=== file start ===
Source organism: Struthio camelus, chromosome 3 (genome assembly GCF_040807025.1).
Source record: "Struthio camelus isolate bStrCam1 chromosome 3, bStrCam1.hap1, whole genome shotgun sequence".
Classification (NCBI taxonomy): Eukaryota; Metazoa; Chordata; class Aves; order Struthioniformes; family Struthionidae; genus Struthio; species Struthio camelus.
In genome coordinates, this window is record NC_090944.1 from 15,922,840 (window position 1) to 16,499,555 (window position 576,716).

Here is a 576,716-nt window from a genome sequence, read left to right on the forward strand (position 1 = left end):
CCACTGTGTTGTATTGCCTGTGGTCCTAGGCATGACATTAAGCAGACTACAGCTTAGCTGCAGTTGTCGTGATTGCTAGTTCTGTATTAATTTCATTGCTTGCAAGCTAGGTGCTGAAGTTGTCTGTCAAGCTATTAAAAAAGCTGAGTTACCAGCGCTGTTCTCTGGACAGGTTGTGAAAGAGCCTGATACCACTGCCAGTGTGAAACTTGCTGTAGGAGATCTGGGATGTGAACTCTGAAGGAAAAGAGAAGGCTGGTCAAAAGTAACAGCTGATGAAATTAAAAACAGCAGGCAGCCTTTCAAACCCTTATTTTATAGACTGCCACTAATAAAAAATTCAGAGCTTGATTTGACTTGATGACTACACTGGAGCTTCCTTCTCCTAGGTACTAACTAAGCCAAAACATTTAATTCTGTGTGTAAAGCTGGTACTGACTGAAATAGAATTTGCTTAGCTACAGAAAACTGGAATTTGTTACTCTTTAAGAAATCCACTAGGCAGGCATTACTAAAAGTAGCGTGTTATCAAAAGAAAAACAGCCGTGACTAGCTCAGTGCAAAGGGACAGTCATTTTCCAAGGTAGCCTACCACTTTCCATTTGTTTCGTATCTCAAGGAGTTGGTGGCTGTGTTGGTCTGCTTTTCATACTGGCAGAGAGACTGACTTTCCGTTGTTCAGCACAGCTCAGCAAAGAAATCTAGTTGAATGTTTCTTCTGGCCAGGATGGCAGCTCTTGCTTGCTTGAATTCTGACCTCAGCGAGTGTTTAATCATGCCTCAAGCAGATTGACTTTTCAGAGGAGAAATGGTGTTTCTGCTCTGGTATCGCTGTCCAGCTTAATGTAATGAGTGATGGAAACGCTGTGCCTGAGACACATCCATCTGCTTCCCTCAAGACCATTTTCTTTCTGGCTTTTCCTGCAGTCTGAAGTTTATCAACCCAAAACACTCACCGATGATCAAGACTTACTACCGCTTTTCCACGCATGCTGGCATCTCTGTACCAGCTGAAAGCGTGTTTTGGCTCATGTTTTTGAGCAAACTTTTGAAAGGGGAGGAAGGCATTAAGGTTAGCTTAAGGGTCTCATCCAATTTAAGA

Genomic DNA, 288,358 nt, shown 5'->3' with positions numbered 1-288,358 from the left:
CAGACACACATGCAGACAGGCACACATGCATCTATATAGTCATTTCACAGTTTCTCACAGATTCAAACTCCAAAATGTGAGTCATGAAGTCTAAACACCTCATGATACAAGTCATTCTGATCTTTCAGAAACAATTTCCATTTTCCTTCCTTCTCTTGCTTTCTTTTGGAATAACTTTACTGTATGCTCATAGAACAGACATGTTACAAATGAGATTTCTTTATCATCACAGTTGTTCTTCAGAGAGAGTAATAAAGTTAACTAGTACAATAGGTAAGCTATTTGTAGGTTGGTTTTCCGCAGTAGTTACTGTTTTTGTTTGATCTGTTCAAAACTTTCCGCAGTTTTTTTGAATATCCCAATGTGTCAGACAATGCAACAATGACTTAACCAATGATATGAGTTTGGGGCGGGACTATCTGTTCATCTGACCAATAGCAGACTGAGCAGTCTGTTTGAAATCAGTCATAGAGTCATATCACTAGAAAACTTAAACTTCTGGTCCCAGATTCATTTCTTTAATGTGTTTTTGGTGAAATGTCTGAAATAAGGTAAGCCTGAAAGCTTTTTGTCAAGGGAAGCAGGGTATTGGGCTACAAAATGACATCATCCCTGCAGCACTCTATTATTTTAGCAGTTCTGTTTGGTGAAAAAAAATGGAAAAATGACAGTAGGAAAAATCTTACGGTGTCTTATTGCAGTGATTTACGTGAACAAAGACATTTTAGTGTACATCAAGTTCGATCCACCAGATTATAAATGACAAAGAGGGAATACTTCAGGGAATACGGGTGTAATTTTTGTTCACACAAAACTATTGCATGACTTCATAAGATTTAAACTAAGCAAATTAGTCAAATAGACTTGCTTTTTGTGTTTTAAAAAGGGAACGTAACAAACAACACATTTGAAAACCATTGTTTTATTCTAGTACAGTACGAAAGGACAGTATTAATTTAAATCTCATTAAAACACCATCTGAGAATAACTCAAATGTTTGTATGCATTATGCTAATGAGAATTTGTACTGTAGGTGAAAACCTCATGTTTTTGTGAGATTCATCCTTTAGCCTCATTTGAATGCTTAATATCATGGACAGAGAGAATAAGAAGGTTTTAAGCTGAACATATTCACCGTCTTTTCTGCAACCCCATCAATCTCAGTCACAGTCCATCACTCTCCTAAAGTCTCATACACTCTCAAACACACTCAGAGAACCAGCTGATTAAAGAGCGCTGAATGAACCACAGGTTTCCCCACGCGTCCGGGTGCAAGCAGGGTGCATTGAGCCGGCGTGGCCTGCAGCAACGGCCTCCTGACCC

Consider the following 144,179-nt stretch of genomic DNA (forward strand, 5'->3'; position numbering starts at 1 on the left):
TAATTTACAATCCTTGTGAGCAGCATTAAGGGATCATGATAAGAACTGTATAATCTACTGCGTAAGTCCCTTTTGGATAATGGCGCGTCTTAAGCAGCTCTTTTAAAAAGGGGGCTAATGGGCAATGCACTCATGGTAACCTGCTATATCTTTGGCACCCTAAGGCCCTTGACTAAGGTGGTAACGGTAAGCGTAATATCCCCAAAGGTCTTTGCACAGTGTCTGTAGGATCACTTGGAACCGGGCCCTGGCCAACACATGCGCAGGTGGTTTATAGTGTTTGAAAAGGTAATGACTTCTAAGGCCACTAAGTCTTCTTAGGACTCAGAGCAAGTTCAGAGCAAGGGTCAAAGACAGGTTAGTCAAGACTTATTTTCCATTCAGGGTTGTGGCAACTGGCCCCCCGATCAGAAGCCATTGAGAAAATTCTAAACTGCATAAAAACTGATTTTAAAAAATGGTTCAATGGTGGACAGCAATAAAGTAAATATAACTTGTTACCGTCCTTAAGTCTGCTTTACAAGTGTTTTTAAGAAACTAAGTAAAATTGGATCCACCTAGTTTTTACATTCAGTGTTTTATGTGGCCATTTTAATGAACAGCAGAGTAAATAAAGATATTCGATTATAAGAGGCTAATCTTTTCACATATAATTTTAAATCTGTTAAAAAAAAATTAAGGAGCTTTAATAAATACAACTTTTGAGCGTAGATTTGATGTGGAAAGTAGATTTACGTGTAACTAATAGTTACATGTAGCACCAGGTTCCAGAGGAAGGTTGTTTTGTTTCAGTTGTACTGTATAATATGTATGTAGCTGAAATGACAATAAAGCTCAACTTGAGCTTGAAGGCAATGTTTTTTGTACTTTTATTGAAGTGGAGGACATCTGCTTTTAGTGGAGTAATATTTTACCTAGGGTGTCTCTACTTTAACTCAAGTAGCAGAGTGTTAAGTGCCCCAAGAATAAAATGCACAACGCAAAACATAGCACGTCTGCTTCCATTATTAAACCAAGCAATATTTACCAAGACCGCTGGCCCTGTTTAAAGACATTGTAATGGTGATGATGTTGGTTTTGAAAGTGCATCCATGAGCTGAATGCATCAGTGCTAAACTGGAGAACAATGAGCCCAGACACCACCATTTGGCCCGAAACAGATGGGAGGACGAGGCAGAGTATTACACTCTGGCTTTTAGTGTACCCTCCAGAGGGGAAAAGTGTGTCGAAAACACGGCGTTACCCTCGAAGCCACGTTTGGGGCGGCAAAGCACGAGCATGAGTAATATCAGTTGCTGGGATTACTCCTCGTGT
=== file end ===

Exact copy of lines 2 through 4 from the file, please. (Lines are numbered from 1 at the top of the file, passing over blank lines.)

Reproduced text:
Source record: "Struthio camelus isolate bStrCam1 chromosome 3, bStrCam1.hap1, whole genome shotgun sequence".
Classification (NCBI taxonomy): Eukaryota; Metazoa; Chordata; class Aves; order Struthioniformes; family Struthionidae; genus Struthio; species Struthio camelus.
In genome coordinates, this window is record NC_090944.1 from 15,922,840 (window position 1) to 16,499,555 (window position 576,716).